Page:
What Factors Does the Court Consider When Awarding Alimony?
SC law contains a list of factors that the family court must consider when deciding whether to award alimony and the appropriate amount of alimony that should be paid.
SC Code Section 21-3-130(C) lists the factors that the family court should consider when deciding whether to award alimony, including:
- The length of the marriage — you are more likely to be awarded alimony if you were married for 30 years than if you were married for one year
- Each person’s physical and emotional health
- Each spouse’s earning capacity and educational level
- The couple’s standard of living while they were married
- Each spouse’s current and expected future income, expenses, and needs
- Whether the parties are paying alimony or child support from prior marriages
- The amount of property owned by each spouse
- Whether one spouse’s income potential is limited due to child custody
- Marital misconduct
- Any other factors that the court thinks are relevant
Can I Get Alimony if My Spouse is Claiming Adultery?
SC law says that you cannot get alimony if you have committed adultery, if the adultery happened before:
- A written separation agreement was signed; or
- The court entered a permanent order for separate support and maintenance.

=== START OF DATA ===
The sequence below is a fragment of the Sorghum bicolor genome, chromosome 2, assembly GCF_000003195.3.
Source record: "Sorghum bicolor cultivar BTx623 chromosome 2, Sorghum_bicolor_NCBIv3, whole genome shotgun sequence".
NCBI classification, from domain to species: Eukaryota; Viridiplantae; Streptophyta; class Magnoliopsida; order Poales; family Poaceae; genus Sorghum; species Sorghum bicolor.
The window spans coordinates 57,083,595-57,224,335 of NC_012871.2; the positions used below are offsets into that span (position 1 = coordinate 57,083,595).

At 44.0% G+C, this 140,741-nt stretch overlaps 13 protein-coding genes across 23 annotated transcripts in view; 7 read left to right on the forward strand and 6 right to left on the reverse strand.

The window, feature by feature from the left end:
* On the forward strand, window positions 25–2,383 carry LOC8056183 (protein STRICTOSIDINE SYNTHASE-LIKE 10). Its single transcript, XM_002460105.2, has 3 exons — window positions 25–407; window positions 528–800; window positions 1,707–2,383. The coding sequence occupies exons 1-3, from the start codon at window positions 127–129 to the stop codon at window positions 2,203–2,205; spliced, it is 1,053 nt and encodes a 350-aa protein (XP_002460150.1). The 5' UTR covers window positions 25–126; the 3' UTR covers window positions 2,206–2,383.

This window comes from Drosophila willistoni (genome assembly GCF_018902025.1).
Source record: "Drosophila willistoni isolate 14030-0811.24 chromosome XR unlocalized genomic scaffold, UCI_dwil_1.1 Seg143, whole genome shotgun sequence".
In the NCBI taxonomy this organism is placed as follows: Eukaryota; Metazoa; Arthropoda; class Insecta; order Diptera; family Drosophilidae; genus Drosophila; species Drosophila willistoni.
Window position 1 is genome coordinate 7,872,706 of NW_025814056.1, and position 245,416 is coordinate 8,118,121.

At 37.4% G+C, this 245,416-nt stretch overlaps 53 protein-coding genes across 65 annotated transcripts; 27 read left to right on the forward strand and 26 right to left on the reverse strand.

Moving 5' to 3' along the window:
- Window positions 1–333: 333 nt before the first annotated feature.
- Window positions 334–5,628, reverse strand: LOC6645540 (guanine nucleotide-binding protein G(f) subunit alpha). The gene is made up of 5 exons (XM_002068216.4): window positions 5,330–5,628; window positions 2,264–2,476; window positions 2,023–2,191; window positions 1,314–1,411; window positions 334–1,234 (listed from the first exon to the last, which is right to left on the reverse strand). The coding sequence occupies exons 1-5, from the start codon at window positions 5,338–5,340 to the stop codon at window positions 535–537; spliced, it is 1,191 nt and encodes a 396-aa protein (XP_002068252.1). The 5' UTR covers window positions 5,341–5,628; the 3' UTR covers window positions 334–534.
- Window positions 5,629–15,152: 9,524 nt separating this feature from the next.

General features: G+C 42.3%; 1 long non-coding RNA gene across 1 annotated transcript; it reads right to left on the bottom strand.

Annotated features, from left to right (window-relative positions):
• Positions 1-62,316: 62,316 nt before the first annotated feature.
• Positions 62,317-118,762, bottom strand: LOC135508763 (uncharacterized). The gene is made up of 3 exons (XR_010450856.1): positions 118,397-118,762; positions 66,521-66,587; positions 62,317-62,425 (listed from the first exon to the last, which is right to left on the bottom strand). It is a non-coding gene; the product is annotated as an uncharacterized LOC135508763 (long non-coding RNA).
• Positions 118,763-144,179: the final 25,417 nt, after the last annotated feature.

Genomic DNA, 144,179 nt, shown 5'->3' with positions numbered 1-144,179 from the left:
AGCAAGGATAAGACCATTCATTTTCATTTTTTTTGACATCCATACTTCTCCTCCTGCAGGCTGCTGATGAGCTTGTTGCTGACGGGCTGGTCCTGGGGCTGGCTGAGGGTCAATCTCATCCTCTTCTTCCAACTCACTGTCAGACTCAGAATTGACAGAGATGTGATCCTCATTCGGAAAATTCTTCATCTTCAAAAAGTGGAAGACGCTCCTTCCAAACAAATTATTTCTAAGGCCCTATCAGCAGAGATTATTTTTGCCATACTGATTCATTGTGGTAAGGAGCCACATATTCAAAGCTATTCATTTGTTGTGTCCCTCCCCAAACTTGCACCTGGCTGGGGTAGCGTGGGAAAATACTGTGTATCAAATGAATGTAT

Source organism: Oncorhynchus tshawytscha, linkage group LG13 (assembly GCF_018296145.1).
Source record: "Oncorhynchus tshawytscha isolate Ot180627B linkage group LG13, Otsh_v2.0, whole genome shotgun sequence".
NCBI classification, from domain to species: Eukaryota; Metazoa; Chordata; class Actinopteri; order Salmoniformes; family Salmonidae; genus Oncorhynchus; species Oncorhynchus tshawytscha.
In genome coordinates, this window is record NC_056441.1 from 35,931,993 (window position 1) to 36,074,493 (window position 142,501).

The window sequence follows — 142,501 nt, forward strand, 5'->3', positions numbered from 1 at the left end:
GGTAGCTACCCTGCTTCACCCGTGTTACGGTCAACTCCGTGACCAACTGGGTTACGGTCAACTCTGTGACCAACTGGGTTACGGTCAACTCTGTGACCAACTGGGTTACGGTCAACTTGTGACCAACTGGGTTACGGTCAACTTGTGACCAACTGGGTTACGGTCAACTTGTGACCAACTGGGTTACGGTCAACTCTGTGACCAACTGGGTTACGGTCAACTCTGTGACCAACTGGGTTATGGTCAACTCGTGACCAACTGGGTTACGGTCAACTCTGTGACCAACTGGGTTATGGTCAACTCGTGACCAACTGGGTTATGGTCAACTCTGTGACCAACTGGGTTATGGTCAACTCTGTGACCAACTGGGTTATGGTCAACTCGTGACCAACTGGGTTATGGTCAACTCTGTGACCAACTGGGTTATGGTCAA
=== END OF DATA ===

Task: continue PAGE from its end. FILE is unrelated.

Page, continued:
If one spouse proves adultery as a ground for divorce, that will prevent any award of alimony. If a couple separates and one begins dating other people before the court awards alimony or the parties have entered into a formal separation agreement, that will also bar alimony.
Are There Different Types of Alimony in SC?
SC has several different types of alimony that could be awarded, including:
- Periodic alimony: Paid each month until the supported spouse remarries, lives with another partner continuously, or dies, or the order is modified based on a change in circumstances
- Lump sum alimony: A set amount that is paid all at once or over time that cannot be modified unless the supported spouse dies
- Rehabilitative alimony: Intended to help the supported spouse get the education or job training they need to maximize their earning potential (rehabilitative alimony can be modified later under some circumstances)
- Reimbursement alimony: Designed to reimburse the supported spouse for losses incurred during the marriage, reimbursement alimony is usually a set amount that is paid all at once or in installments, and it cannot be modified based on a change in circumstances.
- Separate support and maintenance: Monthly payments similar to periodic alimony where the couple is living separate and apart but is not seeking a divorce
How Can I Enforce Alimony?
If your former spouse is not making their alimony payments as required by the court, we can file a Rule to Show Cause asking the court to enforce the alimony order and to hold your former spouse in contempt of court if they refuse to pay.
On the other hand, if you are required to pay alimony and you cannot make the payments due to a change in circumstances, we may be able to ask the court to modify the original court order to change the amount of alimony required, either in response to a Rule to Show Cause or, preferably, before you fall behind on your payments.